Dompé Farmaceutici S.p.A and Dompé U.S. announced that the first patient has been enrolled in NGF0118, a multicenter, randomized, double-masked, vehicle-controlled, parallel group study to evaluate the safety and efficacy of rhNGF eye solution vs. vehicle in patients with moderate to severe dry eye disease (DED).
The study will analyze approximately 300 patients at 11 different sites in the United States for a period beginning with 4 weeks of active treatment followed by 12 weeks of observation. In a separate clinical study, the company plans to collect a variety of biomarker information from DED patients as part of an initiative to develop tailored treatments.
“The effects of currently available treatments for chronic dry eye disease mostly address only inflammation and wear off soon after discontinuing therapy. Our researchers have decades of understanding of the mechanism of action of nerve growth factor, and this knowledge gives us hope that a new therapy, which includes rhNGF, could produce a more durable treatment effect. Our aim is to potentially free some patients from the burden of continuous treatment,” Flavio Mantelli, MD, PhD, a cornea specialist and Chief Medical Officer of Dompé, said in a company news release.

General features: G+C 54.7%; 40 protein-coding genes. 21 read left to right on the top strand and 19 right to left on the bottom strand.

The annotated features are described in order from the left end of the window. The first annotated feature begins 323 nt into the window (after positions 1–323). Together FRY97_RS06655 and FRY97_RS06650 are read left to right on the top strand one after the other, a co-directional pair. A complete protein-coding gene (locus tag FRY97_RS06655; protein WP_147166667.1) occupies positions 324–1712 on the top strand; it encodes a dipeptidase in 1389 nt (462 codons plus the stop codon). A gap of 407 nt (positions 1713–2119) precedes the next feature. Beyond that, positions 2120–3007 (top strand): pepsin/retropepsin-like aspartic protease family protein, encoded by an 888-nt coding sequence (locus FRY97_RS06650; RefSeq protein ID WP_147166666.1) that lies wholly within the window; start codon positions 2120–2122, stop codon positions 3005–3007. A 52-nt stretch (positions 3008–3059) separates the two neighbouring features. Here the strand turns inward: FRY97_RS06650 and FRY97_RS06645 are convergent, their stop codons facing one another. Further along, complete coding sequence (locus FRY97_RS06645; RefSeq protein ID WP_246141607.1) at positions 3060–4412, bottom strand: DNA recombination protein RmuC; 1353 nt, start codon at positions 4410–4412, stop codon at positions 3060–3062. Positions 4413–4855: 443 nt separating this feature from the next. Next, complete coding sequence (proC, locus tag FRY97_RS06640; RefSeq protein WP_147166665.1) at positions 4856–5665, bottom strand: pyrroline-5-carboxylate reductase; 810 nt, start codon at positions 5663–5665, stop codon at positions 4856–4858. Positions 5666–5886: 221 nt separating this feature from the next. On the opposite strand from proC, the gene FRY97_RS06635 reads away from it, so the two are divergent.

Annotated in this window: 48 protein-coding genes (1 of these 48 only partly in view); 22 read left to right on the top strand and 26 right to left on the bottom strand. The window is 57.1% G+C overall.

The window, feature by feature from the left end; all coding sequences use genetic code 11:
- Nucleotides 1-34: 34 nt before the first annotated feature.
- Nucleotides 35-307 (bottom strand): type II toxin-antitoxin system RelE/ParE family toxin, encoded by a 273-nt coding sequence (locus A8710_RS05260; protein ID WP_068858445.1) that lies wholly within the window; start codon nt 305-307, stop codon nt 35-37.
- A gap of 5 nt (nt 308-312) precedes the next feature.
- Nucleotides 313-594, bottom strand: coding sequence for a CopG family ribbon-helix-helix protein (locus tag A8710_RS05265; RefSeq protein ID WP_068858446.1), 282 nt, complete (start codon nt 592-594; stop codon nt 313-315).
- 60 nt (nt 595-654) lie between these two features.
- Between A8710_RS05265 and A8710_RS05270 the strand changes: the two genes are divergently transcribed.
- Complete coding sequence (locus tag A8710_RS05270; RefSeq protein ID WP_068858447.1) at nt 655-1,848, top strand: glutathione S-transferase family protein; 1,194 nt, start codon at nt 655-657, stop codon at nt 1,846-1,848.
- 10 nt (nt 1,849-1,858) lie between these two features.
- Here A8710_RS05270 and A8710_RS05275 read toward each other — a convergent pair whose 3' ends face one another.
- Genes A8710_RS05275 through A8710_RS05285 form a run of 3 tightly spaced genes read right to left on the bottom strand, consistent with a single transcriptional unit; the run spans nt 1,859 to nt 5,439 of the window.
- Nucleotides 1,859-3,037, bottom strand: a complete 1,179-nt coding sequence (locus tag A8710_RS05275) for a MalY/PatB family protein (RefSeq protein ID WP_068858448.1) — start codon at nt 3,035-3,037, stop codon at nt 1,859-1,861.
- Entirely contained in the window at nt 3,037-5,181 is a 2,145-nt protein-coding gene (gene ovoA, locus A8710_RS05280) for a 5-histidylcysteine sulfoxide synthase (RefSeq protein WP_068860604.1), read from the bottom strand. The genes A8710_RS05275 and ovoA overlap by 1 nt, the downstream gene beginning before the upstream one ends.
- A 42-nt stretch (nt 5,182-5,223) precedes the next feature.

“We are pleased to be part of the team involved in the NGF0118 Dry Eye Disease study,” said Dr. Melissa Toyos, MD, Partner and Research Director at the Toyos Clinic and an investigator in the trial. “Dry eye can be challenging to diagnose and manage because it is multifactorial, and the signs and symptoms vary considerably from patient to patient. We are excited to be partnering with Dompé to explore a treatment that may address the underlying tear production deficiency and the neuro-sensory abnormalities, which could result in a disease modifying therapy.”
This study will enroll eligible adult patients with moderate to severe DED, which is diagnosed through a variety of tests related to ocular surface health, objective measures of dryness, and patient reported ocular comfort.
The primary endpoint for the current study is the change from baseline in ocular surface tear wetting measured via Schirmer I test. Key secondary endpoints include signs and symptoms of DED, including ocular surface staining, which is an objective measure of ocular surface integrity and health.
The study design was informed by a phase 2a, prospective open label, multiple-dose, efficacy and safety study of rhNGF eye drops in a cohort of patients with DED. The study was supported by the company and was conducted at the General Hospital of Vienna (Austria), and the results were recently published in the British Journal of Ophthalmology (BJO).
For additional information about the NGF0118 study and to learn more about eligibility, find more information at ClinialTrials.gov on the study page (NCT03982368).